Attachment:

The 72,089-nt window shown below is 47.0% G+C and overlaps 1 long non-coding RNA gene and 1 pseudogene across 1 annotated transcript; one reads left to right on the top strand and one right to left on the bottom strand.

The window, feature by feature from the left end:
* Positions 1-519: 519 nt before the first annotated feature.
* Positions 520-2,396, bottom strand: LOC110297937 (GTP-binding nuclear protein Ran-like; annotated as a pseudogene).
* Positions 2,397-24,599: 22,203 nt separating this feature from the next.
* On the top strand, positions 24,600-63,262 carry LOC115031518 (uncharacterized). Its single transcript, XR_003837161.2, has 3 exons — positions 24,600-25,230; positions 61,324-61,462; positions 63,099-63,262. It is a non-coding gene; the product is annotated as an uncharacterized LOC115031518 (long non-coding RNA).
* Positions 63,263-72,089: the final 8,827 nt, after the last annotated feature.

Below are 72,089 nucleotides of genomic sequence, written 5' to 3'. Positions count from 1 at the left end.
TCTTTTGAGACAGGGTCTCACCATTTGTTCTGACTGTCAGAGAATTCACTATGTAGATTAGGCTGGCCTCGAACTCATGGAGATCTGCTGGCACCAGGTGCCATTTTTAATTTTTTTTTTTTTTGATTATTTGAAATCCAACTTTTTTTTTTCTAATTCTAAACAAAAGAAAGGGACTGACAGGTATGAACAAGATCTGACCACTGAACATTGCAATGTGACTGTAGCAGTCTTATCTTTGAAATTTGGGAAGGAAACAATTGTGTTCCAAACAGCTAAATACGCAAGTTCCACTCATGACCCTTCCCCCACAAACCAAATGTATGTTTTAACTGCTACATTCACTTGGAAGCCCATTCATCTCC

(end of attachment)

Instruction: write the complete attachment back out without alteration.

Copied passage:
The 72,089-nt window shown below is 47.0% G+C and overlaps 1 long non-coding RNA gene and 1 pseudogene across 1 annotated transcript; one reads left to right on the top strand and one right to left on the bottom strand.

The window, feature by feature from the left end:
* Positions 1-519: 519 nt before the first annotated feature.
* Positions 520-2,396, bottom strand: LOC110297937 (GTP-binding nuclear protein Ran-like; annotated as a pseudogene).
* Positions 2,397-24,599: 22,203 nt separating this feature from the next.
* On the top strand, positions 24,600-63,262 carry LOC115031518 (uncharacterized). Its single transcript, XR_003837161.2, has 3 exons — positions 24,600-25,230; positions 61,324-61,462; positions 63,099-63,262. It is a non-coding gene; the product is annotated as an uncharacterized LOC115031518 (long non-coding RNA).
* Positions 63,263-72,089: the final 8,827 nt, after the last annotated feature.

Below are 72,089 nucleotides of genomic sequence, written 5' to 3'. Positions count from 1 at the left end.
TCTTTTGAGACAGGGTCTCACCATTTGTTCTGACTGTCAGAGAATTCACTATGTAGATTAGGCTGGCCTCGAACTCATGGAGATCTGCTGGCACCAGGTGCCATTTTTAATTTTTTTTTTTTTTGATTATTTGAAATCCAACTTTTTTTTTTCTAATTCTAAACAAAAGAAAGGGACTGACAGGTATGAACAAGATCTGACCACTGAACATTGCAATGTGACTGTAGCAGTCTTATCTTTGAAATTTGGGAAGGAAACAATTGTGTTCCAAACAGCTAAATACGCAAGTTCCACTCATGACCCTTCCCCCACAAACCAAATGTATGTTTTAACTGCTACATTCACTTGGAAGCCCATTCATCTCC